Mises showed that the end of private property would mean the end to economic rationality. Without private ownership of the means of production—and no competitive market upon which rival entrepreneurs could bid for those resources based on their profit-motivated estimates of their respective values in producing goods desired by the consuming public—there would be no way to know real and actual opportunity costs among the potential alternative uses for which they might be applied. How, therefore, would the central planners know whether or not they were misusing and wasting the resources of society in their production decisions? As Mises summarized the dilemma, “It is not an advantage to be ignorant of whether or not what one is doing is a suitable means of attaining the ends sought. A socialist management would be like a man forced to spend his life blindfolded.”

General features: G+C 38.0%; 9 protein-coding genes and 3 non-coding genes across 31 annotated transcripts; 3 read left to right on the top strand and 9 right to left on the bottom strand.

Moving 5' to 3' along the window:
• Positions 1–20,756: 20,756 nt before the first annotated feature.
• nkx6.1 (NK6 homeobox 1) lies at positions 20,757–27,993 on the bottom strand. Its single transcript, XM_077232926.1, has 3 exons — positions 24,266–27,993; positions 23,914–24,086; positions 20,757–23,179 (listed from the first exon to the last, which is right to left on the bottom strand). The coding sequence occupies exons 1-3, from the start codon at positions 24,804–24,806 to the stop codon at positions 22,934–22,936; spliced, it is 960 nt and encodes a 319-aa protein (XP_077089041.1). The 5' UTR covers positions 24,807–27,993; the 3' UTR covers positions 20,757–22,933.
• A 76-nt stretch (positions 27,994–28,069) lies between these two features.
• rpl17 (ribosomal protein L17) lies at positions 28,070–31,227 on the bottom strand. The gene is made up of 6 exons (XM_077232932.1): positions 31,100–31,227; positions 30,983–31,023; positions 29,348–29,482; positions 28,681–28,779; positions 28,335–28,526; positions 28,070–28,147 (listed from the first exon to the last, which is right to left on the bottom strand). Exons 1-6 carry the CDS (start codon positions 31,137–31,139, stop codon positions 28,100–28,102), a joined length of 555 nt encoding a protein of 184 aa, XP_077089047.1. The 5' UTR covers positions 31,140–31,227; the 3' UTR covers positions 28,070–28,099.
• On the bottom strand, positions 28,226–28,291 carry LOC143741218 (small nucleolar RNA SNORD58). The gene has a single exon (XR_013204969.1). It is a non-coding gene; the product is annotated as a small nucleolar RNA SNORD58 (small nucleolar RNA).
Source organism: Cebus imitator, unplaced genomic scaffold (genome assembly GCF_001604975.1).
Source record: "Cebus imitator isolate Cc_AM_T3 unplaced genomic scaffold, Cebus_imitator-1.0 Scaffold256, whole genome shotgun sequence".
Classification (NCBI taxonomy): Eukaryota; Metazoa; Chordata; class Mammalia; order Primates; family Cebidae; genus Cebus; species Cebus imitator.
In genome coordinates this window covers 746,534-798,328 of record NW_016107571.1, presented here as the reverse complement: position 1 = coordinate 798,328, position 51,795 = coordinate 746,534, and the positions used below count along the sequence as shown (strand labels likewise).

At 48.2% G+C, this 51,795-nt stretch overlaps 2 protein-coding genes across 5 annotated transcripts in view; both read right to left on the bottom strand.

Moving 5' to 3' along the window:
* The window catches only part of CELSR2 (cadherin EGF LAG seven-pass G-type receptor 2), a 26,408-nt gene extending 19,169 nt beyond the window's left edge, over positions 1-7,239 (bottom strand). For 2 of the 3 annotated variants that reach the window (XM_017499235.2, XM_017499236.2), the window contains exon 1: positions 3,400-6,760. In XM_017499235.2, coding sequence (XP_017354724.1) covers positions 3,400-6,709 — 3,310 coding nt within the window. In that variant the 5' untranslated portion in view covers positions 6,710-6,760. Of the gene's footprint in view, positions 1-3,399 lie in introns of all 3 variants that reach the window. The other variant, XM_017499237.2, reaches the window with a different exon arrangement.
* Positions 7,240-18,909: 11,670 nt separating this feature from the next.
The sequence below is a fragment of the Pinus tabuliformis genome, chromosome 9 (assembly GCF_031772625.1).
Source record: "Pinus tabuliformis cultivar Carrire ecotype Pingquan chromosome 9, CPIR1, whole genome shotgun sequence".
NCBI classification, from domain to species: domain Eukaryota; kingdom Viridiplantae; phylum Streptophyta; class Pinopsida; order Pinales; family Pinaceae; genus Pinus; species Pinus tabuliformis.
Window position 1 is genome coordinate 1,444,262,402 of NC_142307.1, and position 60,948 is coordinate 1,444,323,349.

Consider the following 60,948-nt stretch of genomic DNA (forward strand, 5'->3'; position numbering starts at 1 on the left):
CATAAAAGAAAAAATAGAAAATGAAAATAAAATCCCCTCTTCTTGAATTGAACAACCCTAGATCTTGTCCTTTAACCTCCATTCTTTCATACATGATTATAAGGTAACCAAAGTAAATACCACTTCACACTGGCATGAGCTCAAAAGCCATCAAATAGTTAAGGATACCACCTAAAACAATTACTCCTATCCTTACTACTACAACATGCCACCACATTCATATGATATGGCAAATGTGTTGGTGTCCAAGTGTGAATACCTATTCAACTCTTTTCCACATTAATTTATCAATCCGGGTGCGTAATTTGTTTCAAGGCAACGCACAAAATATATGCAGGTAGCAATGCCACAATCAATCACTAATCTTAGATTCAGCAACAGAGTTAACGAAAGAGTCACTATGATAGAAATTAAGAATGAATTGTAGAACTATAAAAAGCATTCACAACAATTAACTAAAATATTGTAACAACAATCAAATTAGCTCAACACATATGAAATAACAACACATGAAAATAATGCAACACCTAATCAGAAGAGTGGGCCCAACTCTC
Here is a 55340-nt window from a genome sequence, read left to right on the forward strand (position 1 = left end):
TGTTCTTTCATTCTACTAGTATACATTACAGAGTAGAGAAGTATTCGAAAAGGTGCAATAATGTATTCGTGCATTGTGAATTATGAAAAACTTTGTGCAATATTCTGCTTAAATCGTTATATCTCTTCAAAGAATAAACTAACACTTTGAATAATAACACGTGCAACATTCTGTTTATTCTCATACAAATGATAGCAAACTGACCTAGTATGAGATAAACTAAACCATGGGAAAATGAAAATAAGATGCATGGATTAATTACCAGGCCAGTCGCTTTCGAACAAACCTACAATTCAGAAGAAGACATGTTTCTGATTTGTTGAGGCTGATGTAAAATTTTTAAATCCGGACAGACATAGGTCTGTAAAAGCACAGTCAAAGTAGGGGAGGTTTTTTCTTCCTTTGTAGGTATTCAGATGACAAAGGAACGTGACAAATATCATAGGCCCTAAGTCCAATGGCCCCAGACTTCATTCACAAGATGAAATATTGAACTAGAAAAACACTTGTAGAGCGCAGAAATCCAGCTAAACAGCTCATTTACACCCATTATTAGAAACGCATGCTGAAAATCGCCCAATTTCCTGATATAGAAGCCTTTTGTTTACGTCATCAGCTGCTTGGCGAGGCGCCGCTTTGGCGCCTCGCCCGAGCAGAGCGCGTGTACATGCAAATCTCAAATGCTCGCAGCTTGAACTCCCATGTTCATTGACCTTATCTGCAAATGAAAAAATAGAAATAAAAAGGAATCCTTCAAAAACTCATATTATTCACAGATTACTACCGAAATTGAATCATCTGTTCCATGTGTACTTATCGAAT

Even if a socialist system were not controlled by brutal dictators but instead by human “angels” who only wanted to do “good” for humanity, and even if the incentives for work and industry were not reduced or eliminated through the abolition of private property, Mises was able to demonstrate that the very institutional structure of a socialist regime made it impossible for it to produce a material “heaven on earth” for mankind superior to the productive and innovative efficiency of a functioning free-market economy. It is what enabled Mises to declare in the early 1930s, when the appeal of socialist planning around the world was reaching its zenith, that, “From the standpoint of both politics and history, this proof is certainly the most important discovery made by economic theory. . . . It alone will enable future historians to understand how it came about that the victory of the socialist movement did not lead to the creation of the socialist order of society.”
Mises’s San Francisco Lectures